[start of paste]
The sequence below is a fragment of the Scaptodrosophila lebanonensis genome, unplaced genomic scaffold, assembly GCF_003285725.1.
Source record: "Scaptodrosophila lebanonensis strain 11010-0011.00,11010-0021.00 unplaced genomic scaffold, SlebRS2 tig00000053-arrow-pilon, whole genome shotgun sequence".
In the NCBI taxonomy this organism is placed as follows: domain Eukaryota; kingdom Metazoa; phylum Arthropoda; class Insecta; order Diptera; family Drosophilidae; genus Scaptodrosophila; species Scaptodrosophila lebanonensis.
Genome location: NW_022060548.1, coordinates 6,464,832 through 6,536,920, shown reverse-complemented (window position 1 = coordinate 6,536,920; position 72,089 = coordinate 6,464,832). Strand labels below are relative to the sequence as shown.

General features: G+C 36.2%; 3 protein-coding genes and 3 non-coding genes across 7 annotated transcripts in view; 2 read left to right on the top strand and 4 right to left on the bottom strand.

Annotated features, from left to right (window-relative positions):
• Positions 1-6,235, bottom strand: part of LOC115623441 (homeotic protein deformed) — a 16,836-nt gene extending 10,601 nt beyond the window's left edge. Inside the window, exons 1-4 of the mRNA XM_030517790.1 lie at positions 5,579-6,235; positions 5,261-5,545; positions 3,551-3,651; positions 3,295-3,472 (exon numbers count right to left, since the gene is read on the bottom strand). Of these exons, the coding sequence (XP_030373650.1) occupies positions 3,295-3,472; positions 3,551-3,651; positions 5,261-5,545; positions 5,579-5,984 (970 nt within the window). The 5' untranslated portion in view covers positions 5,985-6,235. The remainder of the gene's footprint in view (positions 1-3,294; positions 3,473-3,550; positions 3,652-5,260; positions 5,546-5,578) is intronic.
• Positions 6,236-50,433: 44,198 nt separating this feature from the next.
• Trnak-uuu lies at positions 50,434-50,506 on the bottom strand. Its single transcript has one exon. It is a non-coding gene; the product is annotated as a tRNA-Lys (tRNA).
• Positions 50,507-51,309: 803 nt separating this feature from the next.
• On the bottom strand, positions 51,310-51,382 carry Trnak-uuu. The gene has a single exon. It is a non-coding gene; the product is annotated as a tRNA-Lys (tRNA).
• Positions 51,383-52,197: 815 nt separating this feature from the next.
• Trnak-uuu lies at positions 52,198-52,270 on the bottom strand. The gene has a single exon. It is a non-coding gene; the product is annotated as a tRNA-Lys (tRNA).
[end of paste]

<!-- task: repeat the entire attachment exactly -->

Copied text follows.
The sequence below is a fragment of the Scaptodrosophila lebanonensis genome, unplaced genomic scaffold, assembly GCF_003285725.1.
Source record: "Scaptodrosophila lebanonensis strain 11010-0011.00,11010-0021.00 unplaced genomic scaffold, SlebRS2 tig00000053-arrow-pilon, whole genome shotgun sequence".
In the NCBI taxonomy this organism is placed as follows: domain Eukaryota; kingdom Metazoa; phylum Arthropoda; class Insecta; order Diptera; family Drosophilidae; genus Scaptodrosophila; species Scaptodrosophila lebanonensis.
Genome location: NW_022060548.1, coordinates 6,464,832 through 6,536,920, shown reverse-complemented (window position 1 = coordinate 6,536,920; position 72,089 = coordinate 6,464,832). Strand labels below are relative to the sequence as shown.

General features: G+C 36.2%; 3 protein-coding genes and 3 non-coding genes across 7 annotated transcripts in view; 2 read left to right on the top strand and 4 right to left on the bottom strand.

Annotated features, from left to right (window-relative positions):
• Positions 1-6,235, bottom strand: part of LOC115623441 (homeotic protein deformed) — a 16,836-nt gene extending 10,601 nt beyond the window's left edge. Inside the window, exons 1-4 of the mRNA XM_030517790.1 lie at positions 5,579-6,235; positions 5,261-5,545; positions 3,551-3,651; positions 3,295-3,472 (exon numbers count right to left, since the gene is read on the bottom strand). Of these exons, the coding sequence (XP_030373650.1) occupies positions 3,295-3,472; positions 3,551-3,651; positions 5,261-5,545; positions 5,579-5,984 (970 nt within the window). The 5' untranslated portion in view covers positions 5,985-6,235. The remainder of the gene's footprint in view (positions 1-3,294; positions 3,473-3,550; positions 3,652-5,260; positions 5,546-5,578) is intronic.
• Positions 6,236-50,433: 44,198 nt separating this feature from the next.
• Trnak-uuu lies at positions 50,434-50,506 on the bottom strand. Its single transcript has one exon. It is a non-coding gene; the product is annotated as a tRNA-Lys (tRNA).
• Positions 50,507-51,309: 803 nt separating this feature from the next.
• On the bottom strand, positions 51,310-51,382 carry Trnak-uuu. The gene has a single exon. It is a non-coding gene; the product is annotated as a tRNA-Lys (tRNA).
• Positions 51,383-52,197: 815 nt separating this feature from the next.
• Trnak-uuu lies at positions 52,198-52,270 on the bottom strand. The gene has a single exon. It is a non-coding gene; the product is annotated as a tRNA-Lys (tRNA).